Modern climate projections lack adequate spatial and temporal resolution due to computational constraints. A consequence is inaccurate and imprecise prediction of critical processes such as storms. Hybrid methods that combine physics with machine learning (ML) have introduced a new generation of higher fidelity climate simulators that can sidestep Moore's Law by outsourcing compute-hungry, short, high-resolution simulations to ML emulators. However, this hybrid ML-physics simulation approach requires domain-specific treatment and has been inaccessible to ML experts because of lack of training data and relevant, easy-to-use workflows. We present ClimSim, the largest-ever dataset designed for hybrid ML-physics research. It comprises multi-scale climate simulations, developed by a consortium of climate scientists and ML researchers. It consists of 5.7 billion pairs of multivariate input and output vectors that isolate the influence of locally-nested, high-resolution, high-fidelity physics on a host climate simulator's macro-scale physical state. The dataset is global in coverage, spans multiple years at high sampling frequency, and is designed such that resulting emulators are compatible with downstream coupling into operational climate simulators. We implement a range of deterministic and stochastic regression baselines to highlight the ML challenges and their scoring. The data (https://huggingface.co/datasets/LEAP/ClimSim_high-res) and code (https://leap-stc.github.io/ClimSim) are released openly to support the development of hybrid ML-physics and high-fidelity climate simulations for the benefit of science and society.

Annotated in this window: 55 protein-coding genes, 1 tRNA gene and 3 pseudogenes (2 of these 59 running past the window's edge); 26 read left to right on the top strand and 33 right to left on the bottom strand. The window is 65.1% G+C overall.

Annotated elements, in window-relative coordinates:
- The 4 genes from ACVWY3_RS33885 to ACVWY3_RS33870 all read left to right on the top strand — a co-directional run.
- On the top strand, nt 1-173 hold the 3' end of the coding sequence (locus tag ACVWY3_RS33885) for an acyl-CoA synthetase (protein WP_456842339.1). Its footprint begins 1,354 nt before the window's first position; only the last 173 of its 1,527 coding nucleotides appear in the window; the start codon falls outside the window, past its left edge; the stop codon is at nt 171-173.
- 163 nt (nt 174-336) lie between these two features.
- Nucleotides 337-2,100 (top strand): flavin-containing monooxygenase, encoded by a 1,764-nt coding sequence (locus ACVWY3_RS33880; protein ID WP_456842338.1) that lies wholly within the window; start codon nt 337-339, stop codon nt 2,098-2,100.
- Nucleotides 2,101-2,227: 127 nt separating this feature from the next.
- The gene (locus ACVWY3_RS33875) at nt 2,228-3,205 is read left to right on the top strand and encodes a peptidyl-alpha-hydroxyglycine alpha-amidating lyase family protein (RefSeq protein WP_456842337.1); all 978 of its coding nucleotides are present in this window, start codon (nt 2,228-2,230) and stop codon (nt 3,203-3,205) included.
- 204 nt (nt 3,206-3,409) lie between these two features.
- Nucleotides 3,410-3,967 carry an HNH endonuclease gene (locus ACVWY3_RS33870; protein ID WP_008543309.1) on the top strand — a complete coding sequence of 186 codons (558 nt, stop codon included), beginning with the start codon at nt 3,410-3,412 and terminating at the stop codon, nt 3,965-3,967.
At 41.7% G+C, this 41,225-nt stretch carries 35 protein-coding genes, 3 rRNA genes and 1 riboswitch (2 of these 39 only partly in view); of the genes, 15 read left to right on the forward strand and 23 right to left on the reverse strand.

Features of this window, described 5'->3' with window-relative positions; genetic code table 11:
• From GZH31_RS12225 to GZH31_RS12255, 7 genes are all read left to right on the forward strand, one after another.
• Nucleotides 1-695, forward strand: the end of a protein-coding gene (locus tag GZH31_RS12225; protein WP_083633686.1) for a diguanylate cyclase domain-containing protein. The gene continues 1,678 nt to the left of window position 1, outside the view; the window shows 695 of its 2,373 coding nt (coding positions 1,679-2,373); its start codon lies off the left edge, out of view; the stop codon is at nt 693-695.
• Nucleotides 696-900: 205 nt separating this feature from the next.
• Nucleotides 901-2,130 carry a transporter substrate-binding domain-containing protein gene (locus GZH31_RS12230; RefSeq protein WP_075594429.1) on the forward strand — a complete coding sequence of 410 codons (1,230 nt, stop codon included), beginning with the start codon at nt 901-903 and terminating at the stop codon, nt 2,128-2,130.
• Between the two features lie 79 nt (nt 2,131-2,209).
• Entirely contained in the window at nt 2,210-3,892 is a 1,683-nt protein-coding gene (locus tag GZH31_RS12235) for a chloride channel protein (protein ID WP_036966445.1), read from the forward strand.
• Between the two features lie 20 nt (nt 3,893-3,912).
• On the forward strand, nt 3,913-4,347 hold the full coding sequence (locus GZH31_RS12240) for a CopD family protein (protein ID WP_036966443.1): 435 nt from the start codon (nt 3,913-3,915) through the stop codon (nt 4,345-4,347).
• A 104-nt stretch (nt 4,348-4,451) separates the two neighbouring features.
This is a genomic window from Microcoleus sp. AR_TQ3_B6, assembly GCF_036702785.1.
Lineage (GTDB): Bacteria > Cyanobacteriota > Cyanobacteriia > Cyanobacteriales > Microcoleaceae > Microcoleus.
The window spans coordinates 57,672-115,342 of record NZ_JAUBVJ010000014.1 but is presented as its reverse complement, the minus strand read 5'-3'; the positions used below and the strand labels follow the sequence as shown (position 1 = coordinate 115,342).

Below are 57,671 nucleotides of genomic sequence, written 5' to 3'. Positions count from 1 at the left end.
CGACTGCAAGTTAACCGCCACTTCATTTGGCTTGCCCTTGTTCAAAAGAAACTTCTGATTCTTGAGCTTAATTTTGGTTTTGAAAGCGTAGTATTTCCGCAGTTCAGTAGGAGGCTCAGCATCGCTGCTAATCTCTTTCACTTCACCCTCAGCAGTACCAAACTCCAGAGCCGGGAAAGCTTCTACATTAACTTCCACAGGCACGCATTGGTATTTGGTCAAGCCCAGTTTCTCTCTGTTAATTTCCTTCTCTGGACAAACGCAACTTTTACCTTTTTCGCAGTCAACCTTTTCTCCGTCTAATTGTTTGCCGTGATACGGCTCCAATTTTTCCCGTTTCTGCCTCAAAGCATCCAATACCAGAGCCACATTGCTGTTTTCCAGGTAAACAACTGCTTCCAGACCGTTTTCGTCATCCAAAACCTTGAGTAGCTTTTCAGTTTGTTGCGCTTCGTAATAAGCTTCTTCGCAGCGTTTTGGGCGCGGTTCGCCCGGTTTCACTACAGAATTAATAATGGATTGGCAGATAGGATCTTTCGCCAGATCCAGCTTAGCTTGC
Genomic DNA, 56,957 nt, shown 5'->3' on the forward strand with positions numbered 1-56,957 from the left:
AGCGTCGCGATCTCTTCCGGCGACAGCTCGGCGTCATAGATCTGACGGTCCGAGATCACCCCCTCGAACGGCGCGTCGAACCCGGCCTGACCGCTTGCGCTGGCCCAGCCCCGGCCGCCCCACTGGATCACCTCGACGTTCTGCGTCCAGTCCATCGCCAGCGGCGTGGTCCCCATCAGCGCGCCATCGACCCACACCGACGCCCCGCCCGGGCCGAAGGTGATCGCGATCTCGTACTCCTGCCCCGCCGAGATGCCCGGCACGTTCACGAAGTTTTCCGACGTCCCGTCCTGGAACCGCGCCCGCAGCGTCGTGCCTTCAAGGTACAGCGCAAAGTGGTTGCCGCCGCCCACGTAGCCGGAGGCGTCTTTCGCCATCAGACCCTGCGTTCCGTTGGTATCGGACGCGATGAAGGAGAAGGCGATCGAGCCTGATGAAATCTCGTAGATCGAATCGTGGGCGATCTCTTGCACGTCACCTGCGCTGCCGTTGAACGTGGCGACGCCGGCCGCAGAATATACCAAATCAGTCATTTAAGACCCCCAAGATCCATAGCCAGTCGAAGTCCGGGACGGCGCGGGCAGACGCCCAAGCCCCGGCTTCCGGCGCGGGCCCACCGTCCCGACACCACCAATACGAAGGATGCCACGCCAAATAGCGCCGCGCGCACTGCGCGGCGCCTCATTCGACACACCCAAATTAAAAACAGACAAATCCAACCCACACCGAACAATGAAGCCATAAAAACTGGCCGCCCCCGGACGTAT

A promising approach to improve cloud parameterizations within climate models and thus climate projections is to use deep learning in combination with training data from storm-resolving model (SRM) simulations. The Icosahedral Non-Hydrostatic (ICON) modeling framework permits simulations ranging from numerical weather prediction to climate projections, making it an ideal target to develop neural network (NN) based parameterizations for sub-grid scale processes. Within the ICON framework, we train NN based cloud cover parameterizations with coarse-grained data based on realistic regional and global ICON SRM simulations. We set up three different types of NNs that differ in the degree of vertical locality they assume for diagnosing cloud cover from coarse-grained atmospheric state variables. The NNs accurately estimate sub-grid scale cloud cover from coarse-grained data that has similar geographical characteristics as their training data. Additionally, globally trained NNs can reproduce sub-grid scale cloud cover of the regional SRM simulation. Using the game-theory based interpretability library SHapley Additive exPlanations, we identify an overemphasis on specific humidity and cloud ice as the reason why our column-based NN cannot perfectly generalize from the global to the regional coarse-grained SRM data. The interpretability tool also helps visualize similarities and differences in feature importance between regionally and globally trained column-based NNs, and reveals a local relationship between their cloud cover predictions and the thermodynamic environment. Our results show the potential of deep learning to derive accurate yet interpretable cloud cover parameterizations from global SRMs, and suggest that neighborhood-based models may be a good compromise between accuracy and generalizability.